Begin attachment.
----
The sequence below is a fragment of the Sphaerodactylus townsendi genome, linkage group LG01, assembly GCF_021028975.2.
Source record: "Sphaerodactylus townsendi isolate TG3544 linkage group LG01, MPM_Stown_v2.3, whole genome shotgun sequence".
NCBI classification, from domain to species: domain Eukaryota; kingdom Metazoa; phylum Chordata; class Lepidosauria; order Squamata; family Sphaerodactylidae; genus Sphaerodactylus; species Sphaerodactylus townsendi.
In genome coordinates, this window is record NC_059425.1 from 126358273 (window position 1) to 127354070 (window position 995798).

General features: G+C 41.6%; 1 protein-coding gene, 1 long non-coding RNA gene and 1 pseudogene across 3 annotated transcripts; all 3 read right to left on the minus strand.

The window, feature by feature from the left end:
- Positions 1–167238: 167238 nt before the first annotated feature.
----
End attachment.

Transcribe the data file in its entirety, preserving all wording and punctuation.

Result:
The sequence below is a fragment of the Sphaerodactylus townsendi genome, linkage group LG01, assembly GCF_021028975.2.
Source record: "Sphaerodactylus townsendi isolate TG3544 linkage group LG01, MPM_Stown_v2.3, whole genome shotgun sequence".
NCBI classification, from domain to species: domain Eukaryota; kingdom Metazoa; phylum Chordata; class Lepidosauria; order Squamata; family Sphaerodactylidae; genus Sphaerodactylus; species Sphaerodactylus townsendi.
In genome coordinates, this window is record NC_059425.1 from 126358273 (window position 1) to 127354070 (window position 995798).

General features: G+C 41.6%; 1 protein-coding gene, 1 long non-coding RNA gene and 1 pseudogene across 3 annotated transcripts; all 3 read right to left on the minus strand.

The window, feature by feature from the left end:
- Positions 1–167238: 167238 nt before the first annotated feature.